– Thursday, Oct. 19, 2023 –
Good morning. In this week’s public safety newsletter, we’re investigating claims made by Savannah Police to obtain new handguns, body camera footage released in a traffic stop death in Camden County, and new bike and pedestrian protections for a dangerous road in Brunswick.
Questions, comments or story ideas? You can reach me at email@example.com.
Savannah cops to get new guns
At a July 27 city council meeting, Savannah police leaders pitched officials on a plan to help failing recruits pass the academy. The solution was to approve a switch from Glock to new Smith & Wesson handguns equipped with optics known as red-dot sights.
The 500 new duty and training guns will help stem the tide of recruits failing the academy’s firearms tests, the police claimed, while also making current officers who want new equipment happy. The city approved the proposal.
An investigation by The Current found misleading statistics and inconsistent information associated with the request. While the city manager said “the number one reason for attrition” at the academy was failing firearms tests, that didn’t turn out to be true for Savannah recruits. Total recruits – including those from other agencies – struggle with weapons proficiency, but Savannah’s recruits were more likely to fail academically between January 2022 and September 2023.
Red-dot sights can also be attached to different types of guns, not just Smith & Wesson firearms, experts said.
“Officers throughout the nation carry Glocks because they’re simple, they’re robust, they last a long time. They’re just easy to shoot with,” said Steve Lindley, a former California law enforcement chief and current executive at gun safety group Brady United.
“If they’re saying it’s gonna be easier for their cadets to pass and make them better shots,” he said, “I don’t know, I might ask how are they going to prove that?”
Body cam released in traffic stop killing
Camden County authorities released footage Wednesday after the latest instance of deputy violence from the county has drawn national attention and outcry.
The videos show Staff Sgt. Buck Aldridge of the Camden County Sheriff’s Office stopping a pickup truck off of I-95 on Monday at 7:30 a.m., pulling over Leonard Cure of Florida. Cure, who is Black, was killed in the stop after a struggle with Aldridge, who is white, after the deputy sought to arrest Cure for excessive speeding.
Cure served 16 years in prison in Florida for armed robbery before being exonerated and released in 2020 by the Broward State Attorney’s Conviction Review Unit.
The body camera footage shows an escalation by Aldridge immediately upon exiting his patrol car, yelling for Cure to put his body against the car to be arrested. The deputy tries to arrest Cure, who becomes incensed at being charged for a traffic offense, before Aldridge uses his taser on him. They begin to wrestle and Aldridge shoots Cure, the footage shows.
The Georgia Bureau of Investigation is investigating the shooting and will turn over any findings to Brunswick Judicial Circuit District Attorney Keith Higgins, who would decide whether or not to bring charges.
The traffic stop escalation to use of force mirrors similar instances of Camden deputy misconduct. Former deputy Christi Newman was indicted for using excessive force in a traffic stop, where video showed Newman grabbing a handcuffed woman by her hair and ramming her into a patrol car.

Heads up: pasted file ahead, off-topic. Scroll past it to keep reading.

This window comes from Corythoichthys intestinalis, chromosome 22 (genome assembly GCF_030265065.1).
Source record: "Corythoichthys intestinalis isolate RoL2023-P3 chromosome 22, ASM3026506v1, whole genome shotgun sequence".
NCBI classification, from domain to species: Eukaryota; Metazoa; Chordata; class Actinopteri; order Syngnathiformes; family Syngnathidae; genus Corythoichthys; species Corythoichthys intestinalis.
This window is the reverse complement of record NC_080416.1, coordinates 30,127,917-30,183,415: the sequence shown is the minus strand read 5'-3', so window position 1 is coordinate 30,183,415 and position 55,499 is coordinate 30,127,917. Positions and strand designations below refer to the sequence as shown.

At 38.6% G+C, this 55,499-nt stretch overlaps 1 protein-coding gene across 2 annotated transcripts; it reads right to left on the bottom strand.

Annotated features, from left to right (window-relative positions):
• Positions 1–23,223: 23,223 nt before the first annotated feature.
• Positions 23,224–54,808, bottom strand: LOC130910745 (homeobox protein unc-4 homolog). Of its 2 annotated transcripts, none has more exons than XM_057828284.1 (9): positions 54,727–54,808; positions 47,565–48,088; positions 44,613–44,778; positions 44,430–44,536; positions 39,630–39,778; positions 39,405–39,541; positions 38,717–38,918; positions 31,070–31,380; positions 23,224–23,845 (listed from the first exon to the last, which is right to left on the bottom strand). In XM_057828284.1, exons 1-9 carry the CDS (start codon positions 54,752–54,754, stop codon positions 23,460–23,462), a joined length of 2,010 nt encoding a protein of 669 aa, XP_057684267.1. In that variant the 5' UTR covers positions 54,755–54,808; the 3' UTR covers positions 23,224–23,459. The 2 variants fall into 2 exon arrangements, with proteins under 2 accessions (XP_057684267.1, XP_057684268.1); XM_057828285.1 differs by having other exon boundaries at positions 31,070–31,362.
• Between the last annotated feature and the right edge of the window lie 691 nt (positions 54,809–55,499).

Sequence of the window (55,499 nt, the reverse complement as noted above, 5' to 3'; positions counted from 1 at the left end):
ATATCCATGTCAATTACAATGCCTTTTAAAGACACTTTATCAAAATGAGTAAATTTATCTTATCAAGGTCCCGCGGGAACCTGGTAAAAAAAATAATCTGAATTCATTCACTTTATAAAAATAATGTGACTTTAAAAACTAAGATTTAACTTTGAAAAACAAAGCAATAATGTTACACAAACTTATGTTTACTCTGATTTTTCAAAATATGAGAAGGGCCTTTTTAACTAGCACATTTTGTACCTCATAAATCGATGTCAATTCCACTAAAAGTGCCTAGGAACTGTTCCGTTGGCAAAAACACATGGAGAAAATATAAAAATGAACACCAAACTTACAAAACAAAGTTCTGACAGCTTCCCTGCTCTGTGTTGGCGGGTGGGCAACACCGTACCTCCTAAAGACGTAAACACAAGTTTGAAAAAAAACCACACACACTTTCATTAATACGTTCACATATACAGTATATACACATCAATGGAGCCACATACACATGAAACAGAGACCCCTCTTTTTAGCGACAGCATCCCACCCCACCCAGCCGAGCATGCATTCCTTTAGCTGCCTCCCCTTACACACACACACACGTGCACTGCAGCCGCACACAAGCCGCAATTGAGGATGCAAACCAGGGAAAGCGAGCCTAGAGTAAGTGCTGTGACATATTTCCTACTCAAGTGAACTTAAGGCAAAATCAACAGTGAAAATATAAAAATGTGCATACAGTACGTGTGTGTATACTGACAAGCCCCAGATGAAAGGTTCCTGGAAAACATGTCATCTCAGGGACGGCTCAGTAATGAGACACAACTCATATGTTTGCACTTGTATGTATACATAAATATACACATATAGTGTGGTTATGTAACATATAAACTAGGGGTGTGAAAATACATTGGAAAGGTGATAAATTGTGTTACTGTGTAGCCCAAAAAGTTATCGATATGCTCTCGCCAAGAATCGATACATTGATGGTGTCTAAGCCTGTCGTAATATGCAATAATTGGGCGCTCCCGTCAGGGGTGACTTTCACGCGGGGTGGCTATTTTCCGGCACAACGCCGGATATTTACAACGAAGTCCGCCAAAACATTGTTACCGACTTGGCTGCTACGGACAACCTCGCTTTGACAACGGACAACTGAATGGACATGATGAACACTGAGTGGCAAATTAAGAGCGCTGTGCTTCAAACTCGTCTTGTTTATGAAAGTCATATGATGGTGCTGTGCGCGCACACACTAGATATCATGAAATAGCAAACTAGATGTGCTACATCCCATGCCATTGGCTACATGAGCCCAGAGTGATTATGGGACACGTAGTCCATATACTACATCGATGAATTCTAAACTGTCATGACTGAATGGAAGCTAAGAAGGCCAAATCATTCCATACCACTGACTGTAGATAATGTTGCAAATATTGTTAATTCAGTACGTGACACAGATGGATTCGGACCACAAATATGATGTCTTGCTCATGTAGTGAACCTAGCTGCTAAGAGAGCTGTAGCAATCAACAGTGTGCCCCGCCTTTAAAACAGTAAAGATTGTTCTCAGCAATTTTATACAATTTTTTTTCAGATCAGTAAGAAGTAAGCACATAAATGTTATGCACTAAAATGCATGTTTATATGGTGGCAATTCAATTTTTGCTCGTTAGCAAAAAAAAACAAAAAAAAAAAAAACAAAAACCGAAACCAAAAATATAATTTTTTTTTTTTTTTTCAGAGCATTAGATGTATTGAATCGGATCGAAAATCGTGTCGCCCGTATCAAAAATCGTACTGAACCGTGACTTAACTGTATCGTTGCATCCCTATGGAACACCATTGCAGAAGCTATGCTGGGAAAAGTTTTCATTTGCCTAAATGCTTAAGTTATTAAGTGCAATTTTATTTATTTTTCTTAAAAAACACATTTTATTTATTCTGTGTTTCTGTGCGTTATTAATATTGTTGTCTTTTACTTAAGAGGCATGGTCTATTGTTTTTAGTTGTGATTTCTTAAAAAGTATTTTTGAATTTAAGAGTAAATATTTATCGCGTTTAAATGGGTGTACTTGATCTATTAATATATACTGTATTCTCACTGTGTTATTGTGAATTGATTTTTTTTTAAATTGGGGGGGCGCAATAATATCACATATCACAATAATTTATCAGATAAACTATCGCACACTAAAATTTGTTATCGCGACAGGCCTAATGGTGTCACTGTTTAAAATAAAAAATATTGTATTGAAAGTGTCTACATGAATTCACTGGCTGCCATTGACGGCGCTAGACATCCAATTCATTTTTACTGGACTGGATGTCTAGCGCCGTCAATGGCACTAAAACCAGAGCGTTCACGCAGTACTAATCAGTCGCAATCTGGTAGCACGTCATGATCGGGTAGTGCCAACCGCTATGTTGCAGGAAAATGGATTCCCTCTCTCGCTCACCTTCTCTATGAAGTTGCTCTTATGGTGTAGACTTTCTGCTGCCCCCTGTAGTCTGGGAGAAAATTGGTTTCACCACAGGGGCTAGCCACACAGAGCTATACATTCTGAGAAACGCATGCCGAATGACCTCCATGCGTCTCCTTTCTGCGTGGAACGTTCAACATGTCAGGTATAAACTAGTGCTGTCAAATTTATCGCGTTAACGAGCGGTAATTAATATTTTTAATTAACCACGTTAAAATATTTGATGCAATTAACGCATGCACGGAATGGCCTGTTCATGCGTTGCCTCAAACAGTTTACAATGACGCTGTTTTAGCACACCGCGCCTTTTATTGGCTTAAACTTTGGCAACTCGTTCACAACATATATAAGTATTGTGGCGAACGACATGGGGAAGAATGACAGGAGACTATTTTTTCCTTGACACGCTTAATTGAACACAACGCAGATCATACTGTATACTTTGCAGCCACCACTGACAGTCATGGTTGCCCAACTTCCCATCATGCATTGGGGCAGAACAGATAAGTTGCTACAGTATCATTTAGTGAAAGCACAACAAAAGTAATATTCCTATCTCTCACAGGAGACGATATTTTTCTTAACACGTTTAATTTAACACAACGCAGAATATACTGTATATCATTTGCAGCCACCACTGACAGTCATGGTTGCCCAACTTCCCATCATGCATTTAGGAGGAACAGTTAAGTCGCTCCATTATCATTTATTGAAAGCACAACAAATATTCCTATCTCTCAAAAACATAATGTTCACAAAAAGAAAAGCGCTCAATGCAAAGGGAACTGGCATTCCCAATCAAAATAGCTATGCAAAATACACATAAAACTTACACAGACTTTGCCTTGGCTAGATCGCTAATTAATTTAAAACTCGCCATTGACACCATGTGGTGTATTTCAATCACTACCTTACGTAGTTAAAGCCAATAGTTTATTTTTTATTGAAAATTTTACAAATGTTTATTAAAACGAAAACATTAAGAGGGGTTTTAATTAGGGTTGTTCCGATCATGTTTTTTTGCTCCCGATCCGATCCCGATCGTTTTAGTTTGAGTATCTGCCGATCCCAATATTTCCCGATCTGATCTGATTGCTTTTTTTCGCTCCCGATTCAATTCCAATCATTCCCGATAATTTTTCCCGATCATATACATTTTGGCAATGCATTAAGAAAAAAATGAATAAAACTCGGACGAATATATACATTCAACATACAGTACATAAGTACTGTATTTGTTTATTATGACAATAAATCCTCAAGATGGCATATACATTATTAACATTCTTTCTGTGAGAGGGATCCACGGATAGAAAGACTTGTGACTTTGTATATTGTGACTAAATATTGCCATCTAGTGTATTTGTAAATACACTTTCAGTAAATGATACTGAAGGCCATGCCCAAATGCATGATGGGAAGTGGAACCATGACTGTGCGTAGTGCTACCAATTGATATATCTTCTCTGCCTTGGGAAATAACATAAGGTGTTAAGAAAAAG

Local civil rights leaders said the county’s Black population is suffering the most due to repeated deputy violence.
“Something has to be done here in Camden County Department,” said Timothy Bessent, president of the local NAACP. “Policing brown and black people, law enforcement shouldn’t always feel like we are a threat because of the color of our skin.”
New Brunswick bike, pedestrian protections
Glynn County officials are set to approve key bicyclist and pedestrian protections as well as sidewalk repairs for a dangerous stretch of Old Jesup Road in Brunswick.
The Glynn County Board of Commissioners will vote to award a nearly $100,000 bid to add necessary repairs to a mile-long swath of Old Jesup Road between Scranton and Walker roads.
“The road has a high volume of vehicles, bicyclists, and pedestrians which use the corridor. Currently, there are no accommodations for pedestrians or bicyclists along multiple segments and the existing sidewalk segments lack connectivity,” the agenda description states.
Though paid for by a state tax, the county chose a company for the bid whose asking price was larger than they had allocated for. That meant the project was scaled down from its original proposal to fix more parts of Old Jesup Road. The negotiated project now only focuses on the more concentrated mile-long stretch.
The Savannah Police Department and city leaders made misleading claims advocating for 500 new guns with red-dot sights. One reason was that the sights will help failing recruits pass the police academy.
Camden taxpayers will have to foot the bill, after the county’s insurance provider no longer wishes to cover its losses due to repeated malpractice incidents from Camden County Sheriff’s Office deputies, like jailhouse beating, car crashes and damaging PIT maneuvers during chases.
Brunswick-area District Attorney Keith Higgins is prosecuting Varshan Brown for felony murder of his cousin, LaToya James, despite police saying they fired the fatal shots during a May 4, 2021 drug raid.
Fired Camden County Sheriff’s Office deputy Christi Newman indicted on six counts by a grand jury after a traffic stop last year where Newman rammed a woman’s head into a car, according to the indictments.
Data shows car crashes in Savannah resulting in death and serious injury for drivers, cyclists and pedestrians grew again in 2022 after record high reached in 2021.
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